As of July 28, 2022, Magic: The Gathering's Explorer Anthology 1 was launched for MTG Arena. There are 20 cards reprinted from classic Magic expansions for the true-to-paper non-rotating format known as Explorer. While some of these cards might seem a little mediocre, there are some valuable, powerful cards for a variety of decks in Magic: The Gathering's latest anthology.
This set is available for 4,000 gems or 25,000 gold in MTG Arena, but players can craft these using the appropriate rarity of Wildcard instead of buying all the cards in the set. Which ones are worth owning, though?
What is the Explorer Anthology 1 in Magic: The Gathering?
Explorer is similar to Historic in Magic: The Gathering. Both are non-rotating sets, but Explorer only uses cards as they are printed in the physical game. Historic, as a meta, allows for digital-only cards, which creates a far different experience.
Each of the colors received a few new cards, in addition to the following:
- A few multi-colored cards
- A colorless artifact
It is a varied and interesting set of cards, though not everyone has been impressed with them. An example is Siege Rhino, which, despite being an iconic card, does not bring much to the digital experience right now.
5 cards to pick up in Explorer
- Supreme Verdict
- Ensoul Artifact
- Hangarback Walker
- Mausoleum Wanderer
- Tainted Remedy
5) Supreme Verdict (White/Blue, Rare)
Decks like Azorius Control need something that can destroy all creatures but cannot be stopped. Having a board wipe countered is infuriating, so enter Supreme Verdict. Casting it only costs four mana. Unlike some of the other more recent board wipe cards, it grants no board state advantage.
All creatures get destroyed, unless they get made indestructible, or are removed from play in other ways. It was a staple for control decks when it was originally released, and will no doubt be handy as long as Blue/White control decks remain viable.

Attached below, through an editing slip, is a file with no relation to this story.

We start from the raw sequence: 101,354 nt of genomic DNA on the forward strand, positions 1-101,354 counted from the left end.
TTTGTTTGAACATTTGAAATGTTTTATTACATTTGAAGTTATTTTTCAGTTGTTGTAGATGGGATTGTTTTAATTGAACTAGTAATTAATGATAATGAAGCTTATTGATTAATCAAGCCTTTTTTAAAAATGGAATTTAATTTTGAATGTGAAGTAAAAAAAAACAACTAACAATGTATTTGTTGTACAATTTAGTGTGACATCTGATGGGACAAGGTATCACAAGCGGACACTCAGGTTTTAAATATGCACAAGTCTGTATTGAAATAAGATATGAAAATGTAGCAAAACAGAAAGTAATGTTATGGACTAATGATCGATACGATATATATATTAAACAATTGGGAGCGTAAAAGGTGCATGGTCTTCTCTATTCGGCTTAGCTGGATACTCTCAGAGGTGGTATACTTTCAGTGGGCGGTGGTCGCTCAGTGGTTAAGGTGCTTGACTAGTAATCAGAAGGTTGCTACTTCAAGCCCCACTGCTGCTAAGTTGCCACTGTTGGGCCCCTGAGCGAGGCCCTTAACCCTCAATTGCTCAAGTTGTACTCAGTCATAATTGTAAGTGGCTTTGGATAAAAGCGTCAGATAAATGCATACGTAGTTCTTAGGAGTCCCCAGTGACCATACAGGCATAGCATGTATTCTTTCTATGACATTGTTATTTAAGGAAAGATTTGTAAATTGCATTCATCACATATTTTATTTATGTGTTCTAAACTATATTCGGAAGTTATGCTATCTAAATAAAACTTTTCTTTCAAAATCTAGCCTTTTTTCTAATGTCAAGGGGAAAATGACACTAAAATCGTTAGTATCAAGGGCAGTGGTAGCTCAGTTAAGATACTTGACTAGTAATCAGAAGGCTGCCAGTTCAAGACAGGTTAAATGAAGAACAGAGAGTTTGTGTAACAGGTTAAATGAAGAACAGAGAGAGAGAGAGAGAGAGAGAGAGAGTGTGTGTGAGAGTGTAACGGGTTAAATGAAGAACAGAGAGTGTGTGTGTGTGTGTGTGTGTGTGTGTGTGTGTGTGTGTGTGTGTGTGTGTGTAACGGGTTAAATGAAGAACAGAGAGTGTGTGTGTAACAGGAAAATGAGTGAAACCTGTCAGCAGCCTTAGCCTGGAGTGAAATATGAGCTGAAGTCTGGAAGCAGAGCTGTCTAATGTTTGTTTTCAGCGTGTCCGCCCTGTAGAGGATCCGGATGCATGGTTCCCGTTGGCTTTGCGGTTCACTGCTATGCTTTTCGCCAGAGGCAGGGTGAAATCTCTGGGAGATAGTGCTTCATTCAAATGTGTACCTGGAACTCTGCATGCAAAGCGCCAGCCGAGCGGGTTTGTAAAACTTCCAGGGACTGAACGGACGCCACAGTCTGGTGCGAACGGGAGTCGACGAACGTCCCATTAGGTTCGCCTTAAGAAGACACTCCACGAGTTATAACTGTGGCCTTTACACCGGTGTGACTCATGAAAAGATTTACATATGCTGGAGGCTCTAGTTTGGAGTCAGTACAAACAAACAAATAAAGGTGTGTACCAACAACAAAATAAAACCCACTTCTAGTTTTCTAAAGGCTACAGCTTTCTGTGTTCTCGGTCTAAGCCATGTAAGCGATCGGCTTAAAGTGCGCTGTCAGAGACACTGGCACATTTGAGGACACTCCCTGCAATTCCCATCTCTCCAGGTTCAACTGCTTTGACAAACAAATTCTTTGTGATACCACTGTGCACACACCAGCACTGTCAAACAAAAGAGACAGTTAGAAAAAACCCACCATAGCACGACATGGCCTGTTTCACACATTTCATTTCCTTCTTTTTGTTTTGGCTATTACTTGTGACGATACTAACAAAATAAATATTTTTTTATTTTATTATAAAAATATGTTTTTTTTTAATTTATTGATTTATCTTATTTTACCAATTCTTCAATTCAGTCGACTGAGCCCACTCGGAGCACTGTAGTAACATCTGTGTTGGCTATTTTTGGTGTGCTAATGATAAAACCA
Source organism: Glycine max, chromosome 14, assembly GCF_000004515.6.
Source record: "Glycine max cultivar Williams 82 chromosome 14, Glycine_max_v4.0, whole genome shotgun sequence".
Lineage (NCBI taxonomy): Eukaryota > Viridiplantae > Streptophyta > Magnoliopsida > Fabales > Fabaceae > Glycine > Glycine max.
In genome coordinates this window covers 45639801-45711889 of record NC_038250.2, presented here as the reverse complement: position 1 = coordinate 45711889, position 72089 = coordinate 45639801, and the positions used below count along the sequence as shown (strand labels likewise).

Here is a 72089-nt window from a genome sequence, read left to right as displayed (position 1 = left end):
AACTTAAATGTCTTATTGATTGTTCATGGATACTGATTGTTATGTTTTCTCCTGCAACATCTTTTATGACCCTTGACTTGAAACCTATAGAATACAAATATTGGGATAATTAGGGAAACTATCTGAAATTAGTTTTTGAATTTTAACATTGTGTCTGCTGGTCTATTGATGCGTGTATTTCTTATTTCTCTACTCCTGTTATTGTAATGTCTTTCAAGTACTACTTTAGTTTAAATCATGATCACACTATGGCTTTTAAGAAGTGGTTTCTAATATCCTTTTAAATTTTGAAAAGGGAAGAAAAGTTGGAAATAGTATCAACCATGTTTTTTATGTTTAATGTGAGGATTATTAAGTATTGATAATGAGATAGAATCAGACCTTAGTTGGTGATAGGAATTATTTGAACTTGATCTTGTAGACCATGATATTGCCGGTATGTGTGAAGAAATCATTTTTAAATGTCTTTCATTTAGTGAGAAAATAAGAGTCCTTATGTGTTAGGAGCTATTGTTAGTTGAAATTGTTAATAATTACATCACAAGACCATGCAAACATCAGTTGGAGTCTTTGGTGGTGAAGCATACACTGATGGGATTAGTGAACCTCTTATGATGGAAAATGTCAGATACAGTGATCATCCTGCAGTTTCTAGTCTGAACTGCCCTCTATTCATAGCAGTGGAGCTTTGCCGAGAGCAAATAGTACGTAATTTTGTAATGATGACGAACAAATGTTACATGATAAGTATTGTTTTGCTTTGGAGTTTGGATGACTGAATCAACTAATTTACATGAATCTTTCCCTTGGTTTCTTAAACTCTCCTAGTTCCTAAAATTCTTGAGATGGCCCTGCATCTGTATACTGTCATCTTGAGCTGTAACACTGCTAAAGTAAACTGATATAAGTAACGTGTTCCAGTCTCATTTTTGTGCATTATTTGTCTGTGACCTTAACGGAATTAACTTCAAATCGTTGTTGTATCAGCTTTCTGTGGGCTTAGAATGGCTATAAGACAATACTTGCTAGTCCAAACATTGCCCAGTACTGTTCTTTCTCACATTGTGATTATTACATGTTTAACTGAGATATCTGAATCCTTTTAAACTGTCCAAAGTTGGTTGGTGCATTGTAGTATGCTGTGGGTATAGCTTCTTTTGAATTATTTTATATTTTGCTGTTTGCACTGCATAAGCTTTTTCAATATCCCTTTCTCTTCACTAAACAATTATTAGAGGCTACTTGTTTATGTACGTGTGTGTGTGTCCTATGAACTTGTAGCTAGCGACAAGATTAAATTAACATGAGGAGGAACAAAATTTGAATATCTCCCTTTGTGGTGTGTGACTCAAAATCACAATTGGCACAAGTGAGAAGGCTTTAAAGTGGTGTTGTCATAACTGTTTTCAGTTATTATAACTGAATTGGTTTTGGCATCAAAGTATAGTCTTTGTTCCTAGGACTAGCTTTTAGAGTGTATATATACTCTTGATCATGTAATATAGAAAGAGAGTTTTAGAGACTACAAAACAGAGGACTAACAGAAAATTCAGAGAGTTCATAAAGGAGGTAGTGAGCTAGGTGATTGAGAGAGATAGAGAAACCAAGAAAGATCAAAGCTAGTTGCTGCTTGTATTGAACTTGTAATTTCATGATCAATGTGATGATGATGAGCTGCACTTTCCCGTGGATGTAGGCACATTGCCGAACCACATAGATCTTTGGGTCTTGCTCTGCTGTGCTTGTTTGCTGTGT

4) Ensoul Artifact (Blue, Uncommon)
This handy Uncommon card In Magic: The Gathering turns any artifact into a 5/5 artifact creature. For only two mana, it retains its other abilities in addition to being able to attack.
There are so many ways to create artifacts or cast a 0 or 1-cost artifact. It is relatively easy to create a deck that takes advantage of or is powered by artifacts. This can also be used on a regular artifact creature that has +X/+X tokens on it, to make that card an even bigger powerhouse.
3) Hangarback Walker (Colorless, Rare)
Speaking of artifact creatures that can come into play for little to nothing, this artifact has X +1/+1 counters on it. When it dies, depending on how many +X/+X counters are on it, it creates that many 1/1 colorless Thopter artifact creature tokens with flying.
Players can also tap one colorless and tap this to put a +1/+1 counter on it, and if the deck is running methods of doubling counters (Vorinclex, Monstrous Raider), this is even more terrifying. It is a wonderful way to overrun people with tons of flying machines.
2) Mausoleum Wanderer (Blue, Rare)
Perhaps one of the biggest and strongest decks is Mono-Blue Spirits. It is an archetype with a lot of speed and power when it comes to Magic: The Gathering’s Explorer archetype. A creature with one power and one toughness for one mana, it also has flying. When another spirit enters play, this card gets +1/+1 until the end of the turn.
Flooding the board with more spirits in one turn can make it a major source of damage. On top of that, it can also be sacrificed to counter an Instant or Sorcery, unless the opponent pays X, which is the amount of power the Mausoleum Wanderer has. It is going to make Spirits a scarier deck than before.
1) Tainted Remedy (Black, Rare)
Tainted Remedy has a lot of possibilities, especially in Best of 1 games. It is not uncommon to see decks that are built around life gain, and they can be very hard to overcome. With this three-cost Enchantment, all moments of life gain are suddenly much scarier for opponents.
The way this Black Enchantment works is simple. Whenever the opponent gains life, the player loses that much life instead. It can be run in decks where players can give life to another and turn it into instant damage.
While it is not a Magic: The Gathering card that is going to be in every single deck, it could also see play in sideboards as an answer to massive life gain decks. If nothing else, it is a direct solution to a persistent problem.
There are other cards in Magic: The Gathering’s latest update, and they vary in usefulness and power. This is just the opinion of one player, and the way players approach deckbuilding and decide how great a card is will no doubt vary.